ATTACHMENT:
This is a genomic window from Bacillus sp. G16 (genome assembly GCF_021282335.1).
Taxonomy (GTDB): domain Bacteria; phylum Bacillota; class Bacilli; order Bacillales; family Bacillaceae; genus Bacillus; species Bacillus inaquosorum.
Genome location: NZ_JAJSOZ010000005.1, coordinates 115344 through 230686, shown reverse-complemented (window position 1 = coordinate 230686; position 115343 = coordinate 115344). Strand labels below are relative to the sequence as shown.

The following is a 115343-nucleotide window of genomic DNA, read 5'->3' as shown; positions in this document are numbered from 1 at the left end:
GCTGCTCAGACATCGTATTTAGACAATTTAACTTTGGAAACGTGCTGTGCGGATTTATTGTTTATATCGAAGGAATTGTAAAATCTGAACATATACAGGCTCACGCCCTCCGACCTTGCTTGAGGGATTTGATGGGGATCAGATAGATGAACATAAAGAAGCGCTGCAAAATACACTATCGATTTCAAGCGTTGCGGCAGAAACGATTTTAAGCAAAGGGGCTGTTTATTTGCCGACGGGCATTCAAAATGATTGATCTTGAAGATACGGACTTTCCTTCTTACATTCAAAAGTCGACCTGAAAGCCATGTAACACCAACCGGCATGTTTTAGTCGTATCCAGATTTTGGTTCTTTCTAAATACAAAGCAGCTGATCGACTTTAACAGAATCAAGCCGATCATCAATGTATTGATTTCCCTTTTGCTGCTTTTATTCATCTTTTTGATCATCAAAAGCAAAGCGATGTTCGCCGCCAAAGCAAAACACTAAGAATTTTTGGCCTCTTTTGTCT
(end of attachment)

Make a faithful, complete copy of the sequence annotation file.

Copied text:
This is a genomic window from Bacillus sp. G16 (genome assembly GCF_021282335.1).
Taxonomy (GTDB): domain Bacteria; phylum Bacillota; class Bacilli; order Bacillales; family Bacillaceae; genus Bacillus; species Bacillus inaquosorum.
Genome location: NZ_JAJSOZ010000005.1, coordinates 115344 through 230686, shown reverse-complemented (window position 1 = coordinate 230686; position 115343 = coordinate 115344). Strand labels below are relative to the sequence as shown.

The following is a 115343-nucleotide window of genomic DNA, read 5'->3' as shown; positions in this document are numbered from 1 at the left end:
GCTGCTCAGACATCGTATTTAGACAATTTAACTTTGGAAACGTGCTGTGCGGATTTATTGTTTATATCGAAGGAATTGTAAAATCTGAACATATACAGGCTCACGCCCTCCGACCTTGCTTGAGGGATTTGATGGGGATCAGATAGATGAACATAAAGAAGCGCTGCAAAATACACTATCGATTTCAAGCGTTGCGGCAGAAACGATTTTAAGCAAAGGGGCTGTTTATTTGCCGACGGGCATTCAAAATGATTGATCTTGAAGATACGGACTTTCCTTCTTACATTCAAAAGTCGACCTGAAAGCCATGTAACACCAACCGGCATGTTTTAGTCGTATCCAGATTTTGGTTCTTTCTAAATACAAAGCAGCTGATCGACTTTAACAGAATCAAGCCGATCATCAATGTATTGATTTCCCTTTTGCTGCTTTTATTCATCTTTTTGATCATCAAAAGCAAAGCGATGTTCGCCGCCAAAGCAAAACACTAAGAATTTTTGGCCTCTTTTGTCT